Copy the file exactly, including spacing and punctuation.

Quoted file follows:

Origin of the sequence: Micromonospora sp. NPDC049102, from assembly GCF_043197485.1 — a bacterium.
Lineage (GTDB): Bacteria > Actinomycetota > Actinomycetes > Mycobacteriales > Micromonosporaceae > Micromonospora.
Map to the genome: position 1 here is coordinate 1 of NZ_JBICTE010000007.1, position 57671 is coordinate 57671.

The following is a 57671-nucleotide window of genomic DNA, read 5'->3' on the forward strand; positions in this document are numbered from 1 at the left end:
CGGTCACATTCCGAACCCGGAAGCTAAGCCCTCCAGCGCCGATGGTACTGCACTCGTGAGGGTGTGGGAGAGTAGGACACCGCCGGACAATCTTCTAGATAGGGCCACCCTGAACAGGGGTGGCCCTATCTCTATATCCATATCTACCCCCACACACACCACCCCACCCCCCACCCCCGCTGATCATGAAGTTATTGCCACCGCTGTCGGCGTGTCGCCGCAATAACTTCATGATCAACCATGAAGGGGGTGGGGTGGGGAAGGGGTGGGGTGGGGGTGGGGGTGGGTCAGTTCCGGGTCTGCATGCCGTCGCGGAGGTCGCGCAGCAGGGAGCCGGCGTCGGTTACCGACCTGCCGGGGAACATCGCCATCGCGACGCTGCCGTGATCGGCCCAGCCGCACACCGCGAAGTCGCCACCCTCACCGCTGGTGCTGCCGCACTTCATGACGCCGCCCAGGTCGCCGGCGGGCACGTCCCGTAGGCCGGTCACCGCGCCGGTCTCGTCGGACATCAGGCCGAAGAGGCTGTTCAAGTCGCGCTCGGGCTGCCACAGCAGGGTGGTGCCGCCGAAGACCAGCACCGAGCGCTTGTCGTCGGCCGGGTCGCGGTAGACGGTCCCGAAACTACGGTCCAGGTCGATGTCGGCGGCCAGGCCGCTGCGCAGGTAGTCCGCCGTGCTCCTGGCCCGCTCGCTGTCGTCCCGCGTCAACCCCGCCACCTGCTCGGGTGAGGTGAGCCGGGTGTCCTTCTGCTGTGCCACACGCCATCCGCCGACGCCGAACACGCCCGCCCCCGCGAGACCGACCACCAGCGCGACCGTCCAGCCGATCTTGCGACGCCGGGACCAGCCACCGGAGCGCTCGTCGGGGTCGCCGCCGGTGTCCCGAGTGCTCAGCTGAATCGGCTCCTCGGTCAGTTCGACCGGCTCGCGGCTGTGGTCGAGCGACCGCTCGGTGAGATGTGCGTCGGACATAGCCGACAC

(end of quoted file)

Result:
Origin of the sequence: Micromonospora sp. NPDC049102, from assembly GCF_043197485.1 — a bacterium.
Lineage (GTDB): Bacteria > Actinomycetota > Actinomycetes > Mycobacteriales > Micromonosporaceae > Micromonospora.
Map to the genome: position 1 here is coordinate 1 of NZ_JBICTE010000007.1, position 57671 is coordinate 57671.

The following is a 57671-nucleotide window of genomic DNA, read 5'->3' on the forward strand; positions in this document are numbered from 1 at the left end:
CGGTCACATTCCGAACCCGGAAGCTAAGCCCTCCAGCGCCGATGGTACTGCACTCGTGAGGGTGTGGGAGAGTAGGACACCGCCGGACAATCTTCTAGATAGGGCCACCCTGAACAGGGGTGGCCCTATCTCTATATCCATATCTACCCCCACACACACCACCCCACCCCCCACCCCCGCTGATCATGAAGTTATTGCCACCGCTGTCGGCGTGTCGCCGCAATAACTTCATGATCAACCATGAAGGGGGTGGGGTGGGGAAGGGGTGGGGTGGGGGTGGGGGTGGGTCAGTTCCGGGTCTGCATGCCGTCGCGGAGGTCGCGCAGCAGGGAGCCGGCGTCGGTTACCGACCTGCCGGGGAACATCGCCATCGCGACGCTGCCGTGATCGGCCCAGCCGCACACCGCGAAGTCGCCACCCTCACCGCTGGTGCTGCCGCACTTCATGACGCCGCCCAGGTCGCCGGCGGGCACGTCCCGTAGGCCGGTCACCGCGCCGGTCTCGTCGGACATCAGGCCGAAGAGGCTGTTCAAGTCGCGCTCGGGCTGCCACAGCAGGGTGGTGCCGCCGAAGACCAGCACCGAGCGCTTGTCGTCGGCCGGGTCGCGGTAGACGGTCCCGAAACTACGGTCCAGGTCGATGTCGGCGGCCAGGCCGCTGCGCAGGTAGTCCGCCGTGCTCCTGGCCCGCTCGCTGTCGTCCCGCGTCAACCCCGCCACCTGCTCGGGTGAGGTGAGCCGGGTGTCCTTCTGCTGTGCCACACGCCATCCGCCGACGCCGAACACGCCCGCCCCCGCGAGACCGACCACCAGCGCGACCGTCCAGCCGATCTTGCGACGCCGGGACCAGCCACCGGAGCGCTCGTCGGGGTCGCCGCCGGTGTCCCGAGTGCTCAGCTGAATCGGCTCCTCGGTCAGTTCGACCGGCTCGCGGCTGTGGTCGAGCGACCGCTCGGTGAGATGTGCGTCGGACATAGCCGACAC